Back in the day, elevators were run manually by an operator controlling a lever that started, stopped and sometimes regulated the speed. It required some skill; a trained operator could deftly increase the velocity of the flying cage, slow down, open the door, let people on and off, step back, reengage, and do this cheerfully, all day long. "Watch your step" really meant something back when a passenger was at risk of tipping her toe on a lift that had settled an inch or three below the threshold.
Charles Schwab, Bill Gates, Lou Gerstner, Brenda Barnes - what do these CEOs have in common? According to Harvard Business School Professor Quinn Mills, an expert on leadership behaviors, their personality profiles classify them as introverts. Quiet CEOs may not be obvious - they can be quite comfortable on stage or socializing with colleagues and friends. The introvert test is that they don't get their energy from other people. They leave the party early and recharge by retreating to their offices or studies, spending their favorite time reading or thinking.
Do you ever wonder how game changing business ideas like Starbucks are born? You may have heard the story behind it; if not, it highlights a great lesson about how innovative leaders turn flashes of brilliance into global enterprises.
Sometimes, as the saying goes, opportunity comes along, dressed in overalls, disguised as work. Such was the case back in 1919, when Conrad Hilton went seeking fortune in Cisco, Texas. The 31-year old intended to buy the town bank, but when he arrived for the meeting, the owner upped the previously agreed-upon price. Hilton said no thanks, and huffed off down the road searching for a night's lodging. When he arrived at the only place in town, a flophouse, he couldn't get in the front door. Exhausted oil field workers were lined up, renting rooms in eight hour shifts, some with their heads down on the dining room table, or slumped in chairs in the lobby.
I'll never forget the time years ago when I was working on a project that required a client send me a critical set of data by a mutually agreed upon date. I even padded in some time so I'd have it in plenty of time. The deadline slid. And kept sliding. They wanted to be sure they had it all before they sent it. I finally got down on my knees and begged. Our team pulled it together in time for the senior leader briefing, but we pulled out our hair in the process.
When it comes to your own retirement planning - the very words make you shudder, don't they? It's been a depressing pursuit for most of us for a long time, the recent stock market high not really making that much difference, yet. Most of my friends tell me that by traditional retirement calculators, they'll be able to stop working when they are about 93 years old.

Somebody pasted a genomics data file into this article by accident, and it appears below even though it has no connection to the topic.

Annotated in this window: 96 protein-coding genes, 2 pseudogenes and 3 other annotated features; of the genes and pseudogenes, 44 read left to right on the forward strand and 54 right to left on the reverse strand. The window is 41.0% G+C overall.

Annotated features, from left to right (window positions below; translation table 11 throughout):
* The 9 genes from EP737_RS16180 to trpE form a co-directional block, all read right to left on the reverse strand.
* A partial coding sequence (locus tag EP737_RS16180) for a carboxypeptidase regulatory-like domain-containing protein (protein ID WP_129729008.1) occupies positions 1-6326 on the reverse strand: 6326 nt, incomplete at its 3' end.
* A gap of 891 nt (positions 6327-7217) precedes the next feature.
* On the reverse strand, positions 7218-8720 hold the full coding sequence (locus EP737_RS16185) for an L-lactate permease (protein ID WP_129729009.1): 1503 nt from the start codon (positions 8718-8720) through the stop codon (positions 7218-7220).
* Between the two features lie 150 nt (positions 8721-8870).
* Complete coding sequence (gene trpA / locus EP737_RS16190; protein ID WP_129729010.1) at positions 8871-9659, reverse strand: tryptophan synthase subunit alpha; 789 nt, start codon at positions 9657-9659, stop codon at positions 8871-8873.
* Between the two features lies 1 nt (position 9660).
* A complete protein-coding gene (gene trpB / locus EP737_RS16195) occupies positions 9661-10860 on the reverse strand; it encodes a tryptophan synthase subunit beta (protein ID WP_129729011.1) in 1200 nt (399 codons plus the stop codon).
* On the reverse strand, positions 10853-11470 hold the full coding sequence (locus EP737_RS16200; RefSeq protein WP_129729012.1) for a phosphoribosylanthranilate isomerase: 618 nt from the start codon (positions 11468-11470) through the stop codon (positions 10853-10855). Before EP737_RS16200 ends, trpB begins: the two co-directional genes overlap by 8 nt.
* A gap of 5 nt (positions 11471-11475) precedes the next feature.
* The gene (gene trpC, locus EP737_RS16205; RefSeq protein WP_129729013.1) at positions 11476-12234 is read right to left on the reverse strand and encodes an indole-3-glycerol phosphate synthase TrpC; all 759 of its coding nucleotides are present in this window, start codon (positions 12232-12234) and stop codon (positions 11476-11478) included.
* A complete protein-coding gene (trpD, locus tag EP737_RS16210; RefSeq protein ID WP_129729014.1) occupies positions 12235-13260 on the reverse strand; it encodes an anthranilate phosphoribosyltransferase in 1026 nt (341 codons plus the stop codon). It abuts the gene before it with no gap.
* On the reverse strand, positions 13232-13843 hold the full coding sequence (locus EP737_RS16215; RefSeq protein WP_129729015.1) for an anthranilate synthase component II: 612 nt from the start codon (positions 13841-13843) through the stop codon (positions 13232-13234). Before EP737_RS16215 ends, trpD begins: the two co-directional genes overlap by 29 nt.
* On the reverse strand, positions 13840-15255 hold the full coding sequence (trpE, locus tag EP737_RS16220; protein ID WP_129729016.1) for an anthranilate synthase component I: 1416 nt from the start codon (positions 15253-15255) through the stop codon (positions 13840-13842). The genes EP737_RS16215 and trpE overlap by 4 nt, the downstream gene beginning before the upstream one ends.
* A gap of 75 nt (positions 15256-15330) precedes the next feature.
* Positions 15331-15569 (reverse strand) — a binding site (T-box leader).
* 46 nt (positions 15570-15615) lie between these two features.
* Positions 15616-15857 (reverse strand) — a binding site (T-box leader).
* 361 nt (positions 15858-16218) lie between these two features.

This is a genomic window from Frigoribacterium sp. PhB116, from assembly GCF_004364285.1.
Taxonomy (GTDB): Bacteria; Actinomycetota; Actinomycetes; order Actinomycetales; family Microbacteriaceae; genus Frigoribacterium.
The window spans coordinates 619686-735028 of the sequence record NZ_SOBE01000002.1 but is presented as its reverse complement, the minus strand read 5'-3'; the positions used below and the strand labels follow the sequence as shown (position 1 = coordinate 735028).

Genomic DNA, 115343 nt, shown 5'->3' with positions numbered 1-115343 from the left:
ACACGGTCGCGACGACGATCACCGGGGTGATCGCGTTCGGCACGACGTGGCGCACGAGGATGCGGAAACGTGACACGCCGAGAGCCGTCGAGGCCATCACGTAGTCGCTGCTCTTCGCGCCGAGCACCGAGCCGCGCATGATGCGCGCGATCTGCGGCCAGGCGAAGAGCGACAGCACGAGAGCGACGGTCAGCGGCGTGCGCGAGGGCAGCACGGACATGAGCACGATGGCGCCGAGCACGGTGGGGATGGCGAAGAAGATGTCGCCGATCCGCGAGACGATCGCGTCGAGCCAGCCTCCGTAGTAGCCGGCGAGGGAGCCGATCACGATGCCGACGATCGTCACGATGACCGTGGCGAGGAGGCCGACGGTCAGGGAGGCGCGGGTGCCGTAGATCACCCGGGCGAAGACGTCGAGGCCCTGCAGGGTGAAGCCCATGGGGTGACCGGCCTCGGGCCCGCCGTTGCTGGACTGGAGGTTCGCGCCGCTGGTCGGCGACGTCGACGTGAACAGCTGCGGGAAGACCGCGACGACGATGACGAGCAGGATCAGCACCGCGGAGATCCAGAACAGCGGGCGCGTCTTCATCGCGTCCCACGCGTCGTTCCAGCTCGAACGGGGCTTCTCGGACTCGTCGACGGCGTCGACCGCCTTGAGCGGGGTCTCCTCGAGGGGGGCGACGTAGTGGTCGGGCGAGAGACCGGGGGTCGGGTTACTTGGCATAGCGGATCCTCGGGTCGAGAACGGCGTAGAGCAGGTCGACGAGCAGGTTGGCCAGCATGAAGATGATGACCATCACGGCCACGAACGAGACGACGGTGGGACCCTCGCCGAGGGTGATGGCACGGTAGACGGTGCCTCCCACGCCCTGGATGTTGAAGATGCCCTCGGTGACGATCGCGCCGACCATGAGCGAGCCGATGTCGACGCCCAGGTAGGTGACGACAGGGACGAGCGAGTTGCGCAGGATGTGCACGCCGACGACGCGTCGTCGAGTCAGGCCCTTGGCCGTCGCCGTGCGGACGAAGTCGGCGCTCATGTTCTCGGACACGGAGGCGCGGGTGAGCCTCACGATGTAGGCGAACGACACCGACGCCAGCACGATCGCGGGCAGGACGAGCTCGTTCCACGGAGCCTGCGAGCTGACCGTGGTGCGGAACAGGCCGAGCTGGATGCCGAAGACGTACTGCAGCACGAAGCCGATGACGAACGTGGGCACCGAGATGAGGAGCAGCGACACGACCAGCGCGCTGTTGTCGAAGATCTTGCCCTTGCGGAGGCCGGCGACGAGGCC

There are two reasons at our house to look forward to Sundays. Football is a given. The other is a close second...taking the dog for a long walk. We live in a town built for walking. The sidewalks bend and wind through neighborhoods and meet with a brook path lined with trees and pretty New England Capes and Colonials. Eventually you come into town where you can stroll along window shopping before you reach our guilty pleasure destination - Bruegger's Bagels. If you leave the house early enough, you can buy a bagel hot out of the oven, with cream cheese oozing out of the sides onto the waxed paper wrapper. Personally, I like the jalapeño bagels with jalapeño cream cheese.
It was 6:30 PM, I was on my way home and saw the tire pressure diagnostic come on. It's a funny graphic...four tire-like images, three green, one red...indicating that my right front tire pressure was going down...24...18...12...10...
A month or so ago, a colleague and I boarded a short flight to Philly. We were assigned to Zone 1. Everyone who flies knows that if you don't get to sit in the big kids cabin (first-class), at least Zone 1 gets you on the plane early enough to find a spot for your carry-on luggage.
The Monsignor, in his 90's, doddered over to the front of the church, turning to face a small group in the first few pews. They were the wife and daughters, cousins, nieces, nephews and a couple of friends who were "like family" to Tom. We had assembled for a closing prayer after a wake punctuated by some hearty laughter and too many tears. Anticipating a brief ceremony, we had no expectation that any words might comfort us; no hope anything would salve the searing pain we felt after losing him to a long, brutal battle with cancer.
Bates Communications Inc.40 Walnut Street, Suite 302Wellesley, MA 02481tel 800 908 email@example.com
© 2013 Bates Communications Inc. - All rights Reserved | 781 235 8239 | firstname.lastname@example.org